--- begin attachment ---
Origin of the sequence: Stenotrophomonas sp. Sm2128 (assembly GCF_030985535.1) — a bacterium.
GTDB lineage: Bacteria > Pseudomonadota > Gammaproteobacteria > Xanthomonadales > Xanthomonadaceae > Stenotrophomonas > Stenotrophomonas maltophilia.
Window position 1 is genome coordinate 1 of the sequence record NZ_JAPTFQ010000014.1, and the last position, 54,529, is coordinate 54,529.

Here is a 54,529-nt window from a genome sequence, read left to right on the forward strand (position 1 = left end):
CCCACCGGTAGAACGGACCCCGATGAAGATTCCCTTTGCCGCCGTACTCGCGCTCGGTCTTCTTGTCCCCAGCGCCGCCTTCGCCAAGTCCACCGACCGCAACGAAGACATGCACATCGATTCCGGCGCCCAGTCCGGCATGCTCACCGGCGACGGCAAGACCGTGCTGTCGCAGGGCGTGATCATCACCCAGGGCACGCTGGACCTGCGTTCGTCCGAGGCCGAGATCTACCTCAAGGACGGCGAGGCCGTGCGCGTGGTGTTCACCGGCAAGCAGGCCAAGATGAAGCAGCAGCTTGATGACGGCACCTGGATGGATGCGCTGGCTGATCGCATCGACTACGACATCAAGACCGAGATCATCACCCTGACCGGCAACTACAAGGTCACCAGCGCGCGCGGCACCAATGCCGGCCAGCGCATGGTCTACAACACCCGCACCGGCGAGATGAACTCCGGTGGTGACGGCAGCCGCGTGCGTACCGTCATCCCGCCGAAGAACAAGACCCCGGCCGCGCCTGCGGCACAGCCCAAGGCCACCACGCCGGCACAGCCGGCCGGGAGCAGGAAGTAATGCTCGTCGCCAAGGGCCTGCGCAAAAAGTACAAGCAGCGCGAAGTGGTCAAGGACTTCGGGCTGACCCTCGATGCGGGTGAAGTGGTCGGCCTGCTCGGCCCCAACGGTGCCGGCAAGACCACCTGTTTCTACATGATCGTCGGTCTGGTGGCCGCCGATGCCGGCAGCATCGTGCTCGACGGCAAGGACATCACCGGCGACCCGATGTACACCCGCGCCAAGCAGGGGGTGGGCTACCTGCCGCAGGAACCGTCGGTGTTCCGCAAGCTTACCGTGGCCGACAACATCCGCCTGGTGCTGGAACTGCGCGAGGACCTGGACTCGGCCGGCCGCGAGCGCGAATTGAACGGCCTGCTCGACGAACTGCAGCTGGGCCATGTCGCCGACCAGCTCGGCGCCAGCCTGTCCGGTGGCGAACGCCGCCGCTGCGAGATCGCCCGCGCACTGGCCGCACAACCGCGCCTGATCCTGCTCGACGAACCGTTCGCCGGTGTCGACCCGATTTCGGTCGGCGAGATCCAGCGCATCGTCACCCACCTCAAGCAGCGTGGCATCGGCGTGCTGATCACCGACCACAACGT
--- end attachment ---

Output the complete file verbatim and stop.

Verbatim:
Origin of the sequence: Stenotrophomonas sp. Sm2128 (assembly GCF_030985535.1) — a bacterium.
GTDB lineage: Bacteria > Pseudomonadota > Gammaproteobacteria > Xanthomonadales > Xanthomonadaceae > Stenotrophomonas > Stenotrophomonas maltophilia.
Window position 1 is genome coordinate 1 of the sequence record NZ_JAPTFQ010000014.1, and the last position, 54,529, is coordinate 54,529.

Here is a 54,529-nt window from a genome sequence, read left to right on the forward strand (position 1 = left end):
CCCACCGGTAGAACGGACCCCGATGAAGATTCCCTTTGCCGCCGTACTCGCGCTCGGTCTTCTTGTCCCCAGCGCCGCCTTCGCCAAGTCCACCGACCGCAACGAAGACATGCACATCGATTCCGGCGCCCAGTCCGGCATGCTCACCGGCGACGGCAAGACCGTGCTGTCGCAGGGCGTGATCATCACCCAGGGCACGCTGGACCTGCGTTCGTCCGAGGCCGAGATCTACCTCAAGGACGGCGAGGCCGTGCGCGTGGTGTTCACCGGCAAGCAGGCCAAGATGAAGCAGCAGCTTGATGACGGCACCTGGATGGATGCGCTGGCTGATCGCATCGACTACGACATCAAGACCGAGATCATCACCCTGACCGGCAACTACAAGGTCACCAGCGCGCGCGGCACCAATGCCGGCCAGCGCATGGTCTACAACACCCGCACCGGCGAGATGAACTCCGGTGGTGACGGCAGCCGCGTGCGTACCGTCATCCCGCCGAAGAACAAGACCCCGGCCGCGCCTGCGGCACAGCCCAAGGCCACCACGCCGGCACAGCCGGCCGGGAGCAGGAAGTAATGCTCGTCGCCAAGGGCCTGCGCAAAAAGTACAAGCAGCGCGAAGTGGTCAAGGACTTCGGGCTGACCCTCGATGCGGGTGAAGTGGTCGGCCTGCTCGGCCCCAACGGTGCCGGCAAGACCACCTGTTTCTACATGATCGTCGGTCTGGTGGCCGCCGATGCCGGCAGCATCGTGCTCGACGGCAAGGACATCACCGGCGACCCGATGTACACCCGCGCCAAGCAGGGGGTGGGCTACCTGCCGCAGGAACCGTCGGTGTTCCGCAAGCTTACCGTGGCCGACAACATCCGCCTGGTGCTGGAACTGCGCGAGGACCTGGACTCGGCCGGCCGCGAGCGCGAATTGAACGGCCTGCTCGACGAACTGCAGCTGGGCCATGTCGCCGACCAGCTCGGCGCCAGCCTGTCCGGTGGCGAACGCCGCCGCTGCGAGATCGCCCGCGCACTGGCCGCACAACCGCGCCTGATCCTGCTCGACGAACCGTTCGCCGGTGTCGACCCGATTTCGGTCGGCGAGATCCAGCGCATCGTCACCCACCTCAAGCAGCGTGGCATCGGCGTGCTGATCACCGACCACAACGT